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Heritage Florida Jewish News
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January 6, 2012     Heritage Florida Jewish News
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January 6, 2012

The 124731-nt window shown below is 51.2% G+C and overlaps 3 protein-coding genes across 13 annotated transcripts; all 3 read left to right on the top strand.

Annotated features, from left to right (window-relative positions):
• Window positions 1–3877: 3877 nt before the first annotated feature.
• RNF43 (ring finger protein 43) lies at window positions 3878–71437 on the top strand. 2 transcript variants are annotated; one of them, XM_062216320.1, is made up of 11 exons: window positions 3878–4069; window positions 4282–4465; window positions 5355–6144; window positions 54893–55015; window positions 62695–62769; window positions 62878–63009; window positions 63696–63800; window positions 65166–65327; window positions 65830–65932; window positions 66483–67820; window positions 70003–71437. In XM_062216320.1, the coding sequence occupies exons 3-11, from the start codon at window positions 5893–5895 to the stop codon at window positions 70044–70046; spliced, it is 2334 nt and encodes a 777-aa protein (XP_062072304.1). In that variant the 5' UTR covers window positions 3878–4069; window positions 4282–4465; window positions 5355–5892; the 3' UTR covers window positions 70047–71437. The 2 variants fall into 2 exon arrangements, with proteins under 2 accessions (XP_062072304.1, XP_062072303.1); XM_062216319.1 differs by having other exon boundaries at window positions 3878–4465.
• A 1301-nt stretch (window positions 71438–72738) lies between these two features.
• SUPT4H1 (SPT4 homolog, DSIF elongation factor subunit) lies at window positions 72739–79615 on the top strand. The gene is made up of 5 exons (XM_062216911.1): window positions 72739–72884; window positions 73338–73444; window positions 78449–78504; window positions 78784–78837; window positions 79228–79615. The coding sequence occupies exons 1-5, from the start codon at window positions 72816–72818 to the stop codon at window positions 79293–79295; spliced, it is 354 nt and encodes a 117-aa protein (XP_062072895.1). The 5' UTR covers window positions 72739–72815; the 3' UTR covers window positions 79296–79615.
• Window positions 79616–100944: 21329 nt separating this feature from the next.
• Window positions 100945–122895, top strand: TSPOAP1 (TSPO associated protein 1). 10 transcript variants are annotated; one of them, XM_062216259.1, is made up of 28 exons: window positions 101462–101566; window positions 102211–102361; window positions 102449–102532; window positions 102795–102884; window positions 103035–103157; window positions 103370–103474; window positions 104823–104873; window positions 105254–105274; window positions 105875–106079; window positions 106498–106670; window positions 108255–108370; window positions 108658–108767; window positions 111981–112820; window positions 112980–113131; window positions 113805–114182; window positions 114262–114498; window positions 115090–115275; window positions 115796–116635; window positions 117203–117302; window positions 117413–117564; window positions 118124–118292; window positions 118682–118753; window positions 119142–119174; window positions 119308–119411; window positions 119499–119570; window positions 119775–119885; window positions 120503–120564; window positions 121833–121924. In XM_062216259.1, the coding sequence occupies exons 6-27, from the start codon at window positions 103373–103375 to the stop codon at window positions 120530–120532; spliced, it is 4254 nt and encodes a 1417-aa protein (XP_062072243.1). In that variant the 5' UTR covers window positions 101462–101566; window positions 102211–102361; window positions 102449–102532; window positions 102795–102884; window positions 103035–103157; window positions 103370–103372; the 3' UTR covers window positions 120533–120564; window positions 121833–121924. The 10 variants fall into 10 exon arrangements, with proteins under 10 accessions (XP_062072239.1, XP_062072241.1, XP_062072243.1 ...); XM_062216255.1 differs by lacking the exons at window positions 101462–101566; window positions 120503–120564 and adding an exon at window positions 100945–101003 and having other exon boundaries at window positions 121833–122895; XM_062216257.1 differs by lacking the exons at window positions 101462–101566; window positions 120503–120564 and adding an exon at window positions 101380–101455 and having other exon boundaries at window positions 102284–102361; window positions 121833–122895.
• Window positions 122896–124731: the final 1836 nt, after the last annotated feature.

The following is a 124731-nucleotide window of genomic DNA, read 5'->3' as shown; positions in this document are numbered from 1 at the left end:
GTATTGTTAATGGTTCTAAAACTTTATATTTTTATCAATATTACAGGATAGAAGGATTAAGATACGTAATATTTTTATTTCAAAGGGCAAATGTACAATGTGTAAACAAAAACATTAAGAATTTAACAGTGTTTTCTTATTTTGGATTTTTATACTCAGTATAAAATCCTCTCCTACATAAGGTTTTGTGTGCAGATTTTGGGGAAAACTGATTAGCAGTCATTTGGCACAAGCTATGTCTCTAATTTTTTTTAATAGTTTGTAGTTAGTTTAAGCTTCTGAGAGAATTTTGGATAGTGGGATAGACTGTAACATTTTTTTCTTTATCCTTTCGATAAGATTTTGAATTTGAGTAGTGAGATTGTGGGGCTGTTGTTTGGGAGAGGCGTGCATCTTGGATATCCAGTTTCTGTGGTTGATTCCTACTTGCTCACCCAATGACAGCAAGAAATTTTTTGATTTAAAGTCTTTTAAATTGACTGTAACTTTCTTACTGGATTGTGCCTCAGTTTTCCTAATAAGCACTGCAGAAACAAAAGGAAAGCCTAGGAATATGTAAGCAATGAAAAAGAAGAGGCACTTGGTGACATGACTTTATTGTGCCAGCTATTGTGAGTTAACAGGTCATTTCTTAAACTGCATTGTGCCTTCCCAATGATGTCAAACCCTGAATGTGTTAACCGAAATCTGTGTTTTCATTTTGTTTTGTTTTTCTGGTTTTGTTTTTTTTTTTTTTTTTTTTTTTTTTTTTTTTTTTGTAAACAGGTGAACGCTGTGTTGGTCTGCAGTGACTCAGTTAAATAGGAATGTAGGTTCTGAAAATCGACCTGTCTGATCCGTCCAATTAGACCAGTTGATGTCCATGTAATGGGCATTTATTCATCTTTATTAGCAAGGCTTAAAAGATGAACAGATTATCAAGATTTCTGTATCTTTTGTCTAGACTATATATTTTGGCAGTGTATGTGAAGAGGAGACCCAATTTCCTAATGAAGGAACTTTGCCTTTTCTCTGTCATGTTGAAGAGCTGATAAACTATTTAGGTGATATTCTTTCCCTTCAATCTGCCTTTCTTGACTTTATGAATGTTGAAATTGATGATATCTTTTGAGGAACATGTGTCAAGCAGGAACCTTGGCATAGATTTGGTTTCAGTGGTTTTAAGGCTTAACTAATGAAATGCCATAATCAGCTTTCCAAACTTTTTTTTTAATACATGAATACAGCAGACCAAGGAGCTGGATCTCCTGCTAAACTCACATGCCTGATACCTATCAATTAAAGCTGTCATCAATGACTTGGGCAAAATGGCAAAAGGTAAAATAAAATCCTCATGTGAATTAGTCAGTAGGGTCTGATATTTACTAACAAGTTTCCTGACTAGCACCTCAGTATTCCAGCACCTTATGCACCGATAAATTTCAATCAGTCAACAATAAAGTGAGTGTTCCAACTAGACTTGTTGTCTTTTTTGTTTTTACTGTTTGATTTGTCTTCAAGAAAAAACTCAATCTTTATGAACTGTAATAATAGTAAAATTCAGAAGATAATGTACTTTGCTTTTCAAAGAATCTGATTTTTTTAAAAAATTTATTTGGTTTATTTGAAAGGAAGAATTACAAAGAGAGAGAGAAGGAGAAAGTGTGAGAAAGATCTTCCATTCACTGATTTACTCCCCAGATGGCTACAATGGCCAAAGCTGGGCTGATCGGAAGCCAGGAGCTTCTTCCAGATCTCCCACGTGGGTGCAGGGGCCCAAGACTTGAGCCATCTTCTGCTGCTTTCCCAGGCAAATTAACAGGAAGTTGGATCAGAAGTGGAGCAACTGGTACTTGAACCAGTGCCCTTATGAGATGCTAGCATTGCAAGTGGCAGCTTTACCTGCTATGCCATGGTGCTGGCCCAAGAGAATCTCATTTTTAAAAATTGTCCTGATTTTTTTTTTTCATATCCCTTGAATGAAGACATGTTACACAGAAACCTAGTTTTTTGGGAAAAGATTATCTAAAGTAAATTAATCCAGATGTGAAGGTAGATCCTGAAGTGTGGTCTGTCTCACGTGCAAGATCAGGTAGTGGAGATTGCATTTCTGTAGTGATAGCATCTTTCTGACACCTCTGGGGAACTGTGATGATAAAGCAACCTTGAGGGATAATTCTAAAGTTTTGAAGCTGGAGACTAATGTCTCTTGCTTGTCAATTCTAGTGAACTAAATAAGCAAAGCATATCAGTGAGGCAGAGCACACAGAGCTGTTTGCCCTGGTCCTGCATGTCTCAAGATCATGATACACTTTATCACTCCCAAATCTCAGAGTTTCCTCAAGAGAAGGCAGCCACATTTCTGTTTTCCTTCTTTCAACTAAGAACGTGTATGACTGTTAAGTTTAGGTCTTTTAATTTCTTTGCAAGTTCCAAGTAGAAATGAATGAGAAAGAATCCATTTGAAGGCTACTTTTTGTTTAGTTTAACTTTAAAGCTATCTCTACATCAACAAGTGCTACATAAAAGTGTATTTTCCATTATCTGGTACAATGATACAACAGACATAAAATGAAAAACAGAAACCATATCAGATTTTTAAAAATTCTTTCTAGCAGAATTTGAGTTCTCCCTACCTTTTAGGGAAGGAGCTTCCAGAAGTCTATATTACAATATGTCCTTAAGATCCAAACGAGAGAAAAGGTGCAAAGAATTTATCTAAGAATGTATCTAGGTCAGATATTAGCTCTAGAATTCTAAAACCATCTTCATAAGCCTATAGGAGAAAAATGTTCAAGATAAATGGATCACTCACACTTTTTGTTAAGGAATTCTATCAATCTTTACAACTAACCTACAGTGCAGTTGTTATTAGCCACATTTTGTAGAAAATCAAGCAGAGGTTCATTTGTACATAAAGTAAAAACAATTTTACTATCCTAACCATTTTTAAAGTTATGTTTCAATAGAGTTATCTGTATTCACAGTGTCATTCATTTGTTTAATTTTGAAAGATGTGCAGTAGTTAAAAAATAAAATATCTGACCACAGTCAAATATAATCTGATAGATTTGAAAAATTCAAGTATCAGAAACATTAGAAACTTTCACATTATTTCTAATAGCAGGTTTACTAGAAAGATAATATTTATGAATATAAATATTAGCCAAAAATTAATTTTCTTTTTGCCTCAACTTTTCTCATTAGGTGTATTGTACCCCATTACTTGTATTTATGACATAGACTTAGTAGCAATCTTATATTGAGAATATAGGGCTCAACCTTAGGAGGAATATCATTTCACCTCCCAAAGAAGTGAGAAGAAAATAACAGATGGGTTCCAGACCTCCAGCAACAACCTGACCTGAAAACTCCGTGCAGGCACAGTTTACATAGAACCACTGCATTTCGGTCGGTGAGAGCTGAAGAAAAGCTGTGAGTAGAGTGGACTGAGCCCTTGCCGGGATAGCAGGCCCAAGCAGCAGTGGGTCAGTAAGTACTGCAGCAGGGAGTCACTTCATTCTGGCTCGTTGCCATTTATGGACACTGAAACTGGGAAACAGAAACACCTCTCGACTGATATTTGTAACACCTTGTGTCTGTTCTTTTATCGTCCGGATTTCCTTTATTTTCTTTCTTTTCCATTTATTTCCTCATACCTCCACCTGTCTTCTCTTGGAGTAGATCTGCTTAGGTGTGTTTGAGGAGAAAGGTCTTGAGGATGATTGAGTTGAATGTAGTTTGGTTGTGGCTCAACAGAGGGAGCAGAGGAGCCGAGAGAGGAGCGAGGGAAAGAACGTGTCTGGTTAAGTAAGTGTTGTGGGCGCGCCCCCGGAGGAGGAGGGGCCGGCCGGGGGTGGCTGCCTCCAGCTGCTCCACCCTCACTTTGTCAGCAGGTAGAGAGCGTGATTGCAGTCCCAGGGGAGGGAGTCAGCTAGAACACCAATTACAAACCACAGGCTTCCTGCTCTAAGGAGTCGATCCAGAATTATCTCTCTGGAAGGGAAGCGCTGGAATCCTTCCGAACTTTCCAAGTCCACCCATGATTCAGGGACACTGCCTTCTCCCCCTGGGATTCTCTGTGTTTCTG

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HERITAGE FLORIDA JEWISH NEWS, JANUARY 6, 2012 i Never tgo young PAGE a Diana Rolfes (back left) and Judith Arieli with their gan rlshonim students. Proving that no one is too young to make a differ- ence, pre-schoolers in Diana Rolfes' and Judith Arieli's gan rishonim Jewish Community Center class made Chanukah menorahs for many of the areas seniors living in long- Diana Rolfes poses with gan rishonim preschool students and the hanukiahs they made for the Jewish Pqvilion to deliver to area seniors in long-term care. term care. The gold and silver of the Jewish Pavilion that no hanukiahs were deliver[d to one be forgotten, and no one seniors by Jewish Pavilion is too young to help in that volunteers. It is the mission endeavor. Norma Ball, a Jewish Pavilion volunteer, has adopted Lake Mary Rehab, visiting Jewish residents weekly. At a recent Jewish Pavilion Chanukah party for residents of all faiths, she presented long-time resident Charlotte Shapiro with a Chanukah bear, purchased with a do- nation from iritas Hospice, and a Chanukah menorah, made by the gan rishonim class of the JCC pre-school. Chanuk'00!h t'nspir,00n' Gen. Washt00wton Bonnie (1), Sofia, Pavilion volunteers Joe and Bernice Davids, and Margaret celebrate Chanukah at Savannah Court. Did you know that when George Washington was depressed and felt that his small army at Valley Forge was unlikely to defeat the entire British empire, he was Alzheimer's and demen- tia patients benefited from music, songs, movement and taste sensations, all incorporated into a recent Jewish Pavilion Chanukah celebration at Serenades Memory Care Assisted Living by Sonata in Long- wood. Jewish Pavilion vol- unteers helped residents shake rhythm instru- ment.s; decorate cookies Dr. Mark Davids, board member of the Jewish Pavilion, tells Chanukah stories at a Savannah Court Chanukah event. the American Revolution and the Jewish star can be found on the dollar bill as a thank you for their help in winning the war? Mark Davids told these stories and shared llttle-known information about Chanu- kah to residents, staff and volunteers at a Chanukah party at Savannah Court on Dec. 23. inspired by the Chanukah story of a small army (the Maccabees) who were able to defeat the Roman empire in battle? Did you know that the Jews helped finance Volunteers Barry Rubanstein, Pat Rubenstein and Max- ine Thomas share a holiday moment with Savannah Court resident Jack Sigman, who is 103. Music, movemen00 make a connection for Alzheim000000:'s patients and eat latkes, for a multi- sensory event. Speaking of demenlia patients, Dr. Oliver Sacks, professor of clinical neurology and psychiatry at Columbia University, said, "Music is no luxury to them but a necessity, and can have power beyond anything to restore them to themselves and to others at least for a while." Nancy Ludin, executive director of the Jewish Pavilion, livens up the party Dec.22 at Serenades Memory Care Assisted Living by Sonata in Longwood at the Pavilion's C, hanukah party for Serenades residents. Residents enjoyed Penny D'Agostino's songs and joined her with musical shakers. Chanukah style Lunch and Learn On Dec. 21Catt Swerdlow's monthly Lunch and Learn at Oakmonte lllage presented the Chanukah story with fresh insights, histo'cal perspective and songs. With great interest and raised voices for the songs, Oakmon idlage residents and Jewish Pavilion volunteers eqylmt the program and the buffet hmchvon. SWerdlow (standing in the back) began the nch ond Lem program at Oakmonte irdlage as an  of the Jewish Pavih'on. She now continues as a Jewish Pavih'on volunteer. Her Lunch and Learn pro- grams atOalmonte Irlage are welledbyJewish andnen-Jewish residents alike. Generation to generation Jean Kaufman (seated in wheelchair with headphones), was able to enjoy a very special Chanukah celebration at Lake Mary R ehab with her family complete with lathes, songs, a theatrical rendition of the Chanukah story by Nancy Ludin (standing), and candle lighting, while living in a long-term care residence. Not every senior is lucky enough to have several generations of family in town, yet Pdor v'dor (generation to generation) is felt by all when Jewish Pavilion volunteers of every age come to parties and events together, says an event planner.